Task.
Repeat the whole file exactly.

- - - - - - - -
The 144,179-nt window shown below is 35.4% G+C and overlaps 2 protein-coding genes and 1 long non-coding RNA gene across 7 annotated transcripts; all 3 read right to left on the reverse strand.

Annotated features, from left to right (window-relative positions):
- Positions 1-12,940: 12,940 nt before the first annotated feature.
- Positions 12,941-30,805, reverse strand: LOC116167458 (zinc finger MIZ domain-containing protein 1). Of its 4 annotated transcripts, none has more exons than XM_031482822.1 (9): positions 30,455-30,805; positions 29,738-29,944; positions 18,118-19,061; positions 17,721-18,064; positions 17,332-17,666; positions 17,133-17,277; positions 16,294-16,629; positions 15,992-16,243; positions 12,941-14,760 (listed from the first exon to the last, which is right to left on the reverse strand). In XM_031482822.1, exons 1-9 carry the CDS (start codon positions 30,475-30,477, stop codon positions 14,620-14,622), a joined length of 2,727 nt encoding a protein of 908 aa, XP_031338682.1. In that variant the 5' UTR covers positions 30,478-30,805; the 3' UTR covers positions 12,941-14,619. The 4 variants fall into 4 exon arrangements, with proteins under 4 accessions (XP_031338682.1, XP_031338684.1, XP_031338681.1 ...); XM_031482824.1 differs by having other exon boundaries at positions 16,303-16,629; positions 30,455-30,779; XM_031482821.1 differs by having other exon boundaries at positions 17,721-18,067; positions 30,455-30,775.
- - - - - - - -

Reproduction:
The 144,179-nt window shown below is 35.4% G+C and overlaps 2 protein-coding genes and 1 long non-coding RNA gene across 7 annotated transcripts; all 3 read right to left on the reverse strand.

Annotated features, from left to right (window-relative positions):
- Positions 1-12,940: 12,940 nt before the first annotated feature.
- Positions 12,941-30,805, reverse strand: LOC116167458 (zinc finger MIZ domain-containing protein 1). Of its 4 annotated transcripts, none has more exons than XM_031482822.1 (9): positions 30,455-30,805; positions 29,738-29,944; positions 18,118-19,061; positions 17,721-18,064; positions 17,332-17,666; positions 17,133-17,277; positions 16,294-16,629; positions 15,992-16,243; positions 12,941-14,760 (listed from the first exon to the last, which is right to left on the reverse strand). In XM_031482822.1, exons 1-9 carry the CDS (start codon positions 30,475-30,477, stop codon positions 14,620-14,622), a joined length of 2,727 nt encoding a protein of 908 aa, XP_031338682.1. In that variant the 5' UTR covers positions 30,478-30,805; the 3' UTR covers positions 12,941-14,619. The 4 variants fall into 4 exon arrangements, with proteins under 4 accessions (XP_031338682.1, XP_031338684.1, XP_031338681.1 ...); XM_031482824.1 differs by having other exon boundaries at positions 16,303-16,629; positions 30,455-30,779; XM_031482821.1 differs by having other exon boundaries at positions 17,721-18,067; positions 30,455-30,775.